Before you decide if distilled water or deionized water is the best choice, you need to understand the differences between the two. Deionized (DI) water is water that has been treated to remove all ions – typically, that means all of the dissolved mineral salts. Distilled water has been boiled so that it evaporates and then re-condensed, leaving most impurities behind.
Distillation is one of the oldest methods for creating pure water. Filtered water is heated until it has evaporated, turning into steam. This steam is collected in a sterile container, where it condenses and becomes water again. Because water has a lower boiling point than most contaminants (including minerals), they are left behind when the water turns into steam. The resulting water is, therefore, very pure. In addition, some water is double or triple distilled, with the condensed water being boiled and condensed a second or third time.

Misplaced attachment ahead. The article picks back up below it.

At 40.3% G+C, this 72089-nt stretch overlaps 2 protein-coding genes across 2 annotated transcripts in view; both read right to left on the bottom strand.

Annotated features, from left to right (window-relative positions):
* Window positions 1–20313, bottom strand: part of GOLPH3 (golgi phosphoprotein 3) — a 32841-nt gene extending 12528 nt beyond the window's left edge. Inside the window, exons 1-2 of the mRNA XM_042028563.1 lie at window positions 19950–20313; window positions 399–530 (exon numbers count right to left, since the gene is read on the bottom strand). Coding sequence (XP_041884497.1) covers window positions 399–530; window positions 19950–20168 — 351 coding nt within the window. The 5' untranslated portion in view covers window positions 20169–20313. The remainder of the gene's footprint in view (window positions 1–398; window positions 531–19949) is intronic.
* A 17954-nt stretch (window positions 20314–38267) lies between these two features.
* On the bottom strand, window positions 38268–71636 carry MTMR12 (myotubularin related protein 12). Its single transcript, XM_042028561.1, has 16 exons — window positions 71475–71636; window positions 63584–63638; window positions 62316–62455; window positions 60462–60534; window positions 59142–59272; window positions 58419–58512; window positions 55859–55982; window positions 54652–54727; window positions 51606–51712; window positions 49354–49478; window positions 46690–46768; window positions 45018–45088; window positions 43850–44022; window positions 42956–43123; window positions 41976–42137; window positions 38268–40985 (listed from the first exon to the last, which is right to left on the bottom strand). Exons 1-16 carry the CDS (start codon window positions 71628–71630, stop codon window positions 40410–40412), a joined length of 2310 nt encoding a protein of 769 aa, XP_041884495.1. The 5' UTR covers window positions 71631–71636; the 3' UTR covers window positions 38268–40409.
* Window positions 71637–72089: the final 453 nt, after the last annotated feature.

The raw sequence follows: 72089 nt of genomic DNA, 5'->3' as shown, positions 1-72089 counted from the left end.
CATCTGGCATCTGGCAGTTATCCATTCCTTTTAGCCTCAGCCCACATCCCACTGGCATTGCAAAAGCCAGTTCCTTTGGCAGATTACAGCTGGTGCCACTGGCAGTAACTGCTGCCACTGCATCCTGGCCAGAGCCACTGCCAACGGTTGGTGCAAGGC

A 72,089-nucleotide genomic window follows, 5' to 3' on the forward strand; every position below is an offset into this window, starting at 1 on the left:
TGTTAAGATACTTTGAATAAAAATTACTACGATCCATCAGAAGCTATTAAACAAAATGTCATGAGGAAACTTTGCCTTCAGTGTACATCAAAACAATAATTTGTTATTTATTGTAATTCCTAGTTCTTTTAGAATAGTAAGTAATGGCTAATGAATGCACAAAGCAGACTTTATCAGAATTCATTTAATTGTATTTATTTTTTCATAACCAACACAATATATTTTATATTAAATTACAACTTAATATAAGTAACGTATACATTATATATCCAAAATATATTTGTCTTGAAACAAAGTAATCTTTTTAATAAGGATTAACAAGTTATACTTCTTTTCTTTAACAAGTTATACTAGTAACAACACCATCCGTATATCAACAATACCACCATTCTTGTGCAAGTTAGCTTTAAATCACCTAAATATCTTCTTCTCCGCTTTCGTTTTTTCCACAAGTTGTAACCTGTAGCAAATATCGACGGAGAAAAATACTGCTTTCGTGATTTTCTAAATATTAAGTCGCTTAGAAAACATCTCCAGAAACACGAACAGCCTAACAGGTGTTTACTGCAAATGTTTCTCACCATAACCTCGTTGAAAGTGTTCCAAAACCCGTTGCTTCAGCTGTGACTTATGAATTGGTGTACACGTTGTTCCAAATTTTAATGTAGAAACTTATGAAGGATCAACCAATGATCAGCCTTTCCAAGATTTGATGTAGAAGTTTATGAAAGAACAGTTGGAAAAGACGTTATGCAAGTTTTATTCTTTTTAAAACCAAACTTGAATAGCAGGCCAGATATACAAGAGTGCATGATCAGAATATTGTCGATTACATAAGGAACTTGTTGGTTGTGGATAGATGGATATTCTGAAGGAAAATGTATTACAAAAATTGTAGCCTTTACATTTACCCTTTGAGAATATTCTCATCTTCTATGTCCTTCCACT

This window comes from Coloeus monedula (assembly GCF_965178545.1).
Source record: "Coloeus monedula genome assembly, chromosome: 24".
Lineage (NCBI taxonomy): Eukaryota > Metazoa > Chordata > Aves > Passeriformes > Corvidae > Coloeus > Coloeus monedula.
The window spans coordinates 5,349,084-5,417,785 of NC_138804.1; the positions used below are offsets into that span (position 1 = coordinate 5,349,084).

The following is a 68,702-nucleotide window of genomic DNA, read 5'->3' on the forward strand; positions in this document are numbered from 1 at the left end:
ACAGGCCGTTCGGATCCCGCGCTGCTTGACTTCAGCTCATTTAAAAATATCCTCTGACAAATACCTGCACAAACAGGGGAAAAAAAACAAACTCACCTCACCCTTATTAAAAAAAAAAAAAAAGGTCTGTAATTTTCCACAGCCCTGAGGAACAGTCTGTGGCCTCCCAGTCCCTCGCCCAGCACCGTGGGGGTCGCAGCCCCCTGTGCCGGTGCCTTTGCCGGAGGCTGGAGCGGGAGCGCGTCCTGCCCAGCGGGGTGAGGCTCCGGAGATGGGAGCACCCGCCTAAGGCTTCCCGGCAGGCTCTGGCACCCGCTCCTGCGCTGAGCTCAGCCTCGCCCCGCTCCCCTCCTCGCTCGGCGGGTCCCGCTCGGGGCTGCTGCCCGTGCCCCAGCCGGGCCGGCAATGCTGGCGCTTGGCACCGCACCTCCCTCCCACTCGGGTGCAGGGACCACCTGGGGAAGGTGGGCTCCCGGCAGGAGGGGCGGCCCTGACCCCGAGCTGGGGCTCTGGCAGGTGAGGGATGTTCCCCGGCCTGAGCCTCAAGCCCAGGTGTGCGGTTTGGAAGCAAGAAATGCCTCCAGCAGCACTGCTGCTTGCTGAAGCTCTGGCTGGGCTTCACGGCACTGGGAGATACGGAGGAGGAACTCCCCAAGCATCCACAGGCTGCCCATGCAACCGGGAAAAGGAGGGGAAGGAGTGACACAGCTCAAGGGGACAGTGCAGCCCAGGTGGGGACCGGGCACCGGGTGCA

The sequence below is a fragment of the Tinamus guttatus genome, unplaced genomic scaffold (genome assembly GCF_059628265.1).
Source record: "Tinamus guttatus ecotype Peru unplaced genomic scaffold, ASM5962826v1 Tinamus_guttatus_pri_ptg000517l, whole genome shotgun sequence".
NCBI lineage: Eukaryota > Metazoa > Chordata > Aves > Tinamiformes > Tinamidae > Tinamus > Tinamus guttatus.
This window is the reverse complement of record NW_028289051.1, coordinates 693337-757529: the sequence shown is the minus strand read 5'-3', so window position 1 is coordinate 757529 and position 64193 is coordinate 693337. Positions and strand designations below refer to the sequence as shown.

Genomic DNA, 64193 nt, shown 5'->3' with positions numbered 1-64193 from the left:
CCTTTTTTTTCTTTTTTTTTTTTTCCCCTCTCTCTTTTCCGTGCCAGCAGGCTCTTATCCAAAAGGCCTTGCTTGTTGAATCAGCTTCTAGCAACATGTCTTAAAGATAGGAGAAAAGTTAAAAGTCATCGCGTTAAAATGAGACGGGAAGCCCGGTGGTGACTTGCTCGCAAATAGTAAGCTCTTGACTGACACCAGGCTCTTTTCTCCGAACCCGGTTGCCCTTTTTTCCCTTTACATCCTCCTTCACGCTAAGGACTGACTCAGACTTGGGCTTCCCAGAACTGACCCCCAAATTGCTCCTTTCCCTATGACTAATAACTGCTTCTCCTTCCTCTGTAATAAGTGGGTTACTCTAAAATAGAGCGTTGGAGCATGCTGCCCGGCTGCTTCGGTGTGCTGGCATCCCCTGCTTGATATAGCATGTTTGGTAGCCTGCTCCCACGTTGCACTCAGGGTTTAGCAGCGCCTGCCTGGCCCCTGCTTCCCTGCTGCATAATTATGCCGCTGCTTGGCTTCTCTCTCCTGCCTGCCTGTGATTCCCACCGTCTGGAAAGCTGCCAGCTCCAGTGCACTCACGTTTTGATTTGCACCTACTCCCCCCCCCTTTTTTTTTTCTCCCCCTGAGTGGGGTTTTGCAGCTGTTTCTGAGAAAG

Organic materials and inorganic minerals are the most common impurities found in water. The organics can typically be removed via filtering methods, including physical filters, carbon filters, and reverse osmosis (RO) membranes. After this pre-treatment, the water is sent through a DI system, which contains two types of resin: cation and anion. These two resins attract positive and negative ions, respectively, replacing them with H+ and OH-. H+ combined with OH- becomes H2O – water. The combination of filters and DI resins can remove nearly all contaminants.